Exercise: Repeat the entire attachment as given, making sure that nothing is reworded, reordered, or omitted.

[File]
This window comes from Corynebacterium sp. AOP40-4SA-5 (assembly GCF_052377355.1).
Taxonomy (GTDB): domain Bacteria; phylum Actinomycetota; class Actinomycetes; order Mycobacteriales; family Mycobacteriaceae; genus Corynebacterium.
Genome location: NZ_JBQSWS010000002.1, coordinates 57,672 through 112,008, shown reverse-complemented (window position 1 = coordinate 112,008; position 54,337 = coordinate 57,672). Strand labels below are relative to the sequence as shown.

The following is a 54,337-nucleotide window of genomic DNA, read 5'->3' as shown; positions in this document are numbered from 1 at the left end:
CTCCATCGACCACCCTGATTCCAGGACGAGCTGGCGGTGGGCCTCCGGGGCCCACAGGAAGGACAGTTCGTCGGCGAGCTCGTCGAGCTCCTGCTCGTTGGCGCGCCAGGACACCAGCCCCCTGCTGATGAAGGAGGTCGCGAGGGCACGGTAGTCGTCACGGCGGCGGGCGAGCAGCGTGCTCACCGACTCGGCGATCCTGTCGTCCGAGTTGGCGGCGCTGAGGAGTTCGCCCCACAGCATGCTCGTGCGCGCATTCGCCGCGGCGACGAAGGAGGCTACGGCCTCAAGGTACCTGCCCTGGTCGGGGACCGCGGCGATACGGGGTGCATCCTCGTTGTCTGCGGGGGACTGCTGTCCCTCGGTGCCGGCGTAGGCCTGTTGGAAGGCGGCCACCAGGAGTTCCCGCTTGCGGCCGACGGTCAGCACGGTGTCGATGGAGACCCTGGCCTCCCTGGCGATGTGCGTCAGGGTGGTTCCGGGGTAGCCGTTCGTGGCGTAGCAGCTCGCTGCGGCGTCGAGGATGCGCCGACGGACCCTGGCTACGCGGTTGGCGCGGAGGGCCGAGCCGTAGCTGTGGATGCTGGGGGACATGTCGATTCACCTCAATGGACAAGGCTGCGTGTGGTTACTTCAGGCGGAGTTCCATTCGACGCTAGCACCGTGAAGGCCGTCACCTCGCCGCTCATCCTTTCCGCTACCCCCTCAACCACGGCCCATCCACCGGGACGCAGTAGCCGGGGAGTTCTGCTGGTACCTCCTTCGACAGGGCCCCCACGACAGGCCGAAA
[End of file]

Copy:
This window comes from Corynebacterium sp. AOP40-4SA-5 (assembly GCF_052377355.1).
Taxonomy (GTDB): domain Bacteria; phylum Actinomycetota; class Actinomycetes; order Mycobacteriales; family Mycobacteriaceae; genus Corynebacterium.
Genome location: NZ_JBQSWS010000002.1, coordinates 57,672 through 112,008, shown reverse-complemented (window position 1 = coordinate 112,008; position 54,337 = coordinate 57,672). Strand labels below are relative to the sequence as shown.

The following is a 54,337-nucleotide window of genomic DNA, read 5'->3' as shown; positions in this document are numbered from 1 at the left end:
CTCCATCGACCACCCTGATTCCAGGACGAGCTGGCGGTGGGCCTCCGGGGCCCACAGGAAGGACAGTTCGTCGGCGAGCTCGTCGAGCTCCTGCTCGTTGGCGCGCCAGGACACCAGCCCCCTGCTGATGAAGGAGGTCGCGAGGGCACGGTAGTCGTCACGGCGGCGGGCGAGCAGCGTGCTCACCGACTCGGCGATCCTGTCGTCCGAGTTGGCGGCGCTGAGGAGTTCGCCCCACAGCATGCTCGTGCGCGCATTCGCCGCGGCGACGAAGGAGGCTACGGCCTCAAGGTACCTGCCCTGGTCGGGGACCGCGGCGATACGGGGTGCATCCTCGTTGTCTGCGGGGGACTGCTGTCCCTCGGTGCCGGCGTAGGCCTGTTGGAAGGCGGCCACCAGGAGTTCCCGCTTGCGGCCGACGGTCAGCACGGTGTCGATGGAGACCCTGGCCTCCCTGGCGATGTGCGTCAGGGTGGTTCCGGGGTAGCCGTTCGTGGCGTAGCAGCTCGCTGCGGCGTCGAGGATGCGCCGACGGACCCTGGCTACGCGGTTGGCGCGGAGGGCCGAGCCGTAGCTGTGGATGCTGGGGGACATGTCGATTCACCTCAATGGACAAGGCTGCGTGTGGTTACTTCAGGCGGAGTTCCATTCGACGCTAGCACCGTGAAGGCCGTCACCTCGCCGCTCATCCTTTCCGCTACCCCCTCAACCACGGCCCATCCACCGGGACGCAGTAGCCGGGGAGTTCTGCTGGTACCTCCTTCGACAGGGCCCCCACGACAGGCCGAAA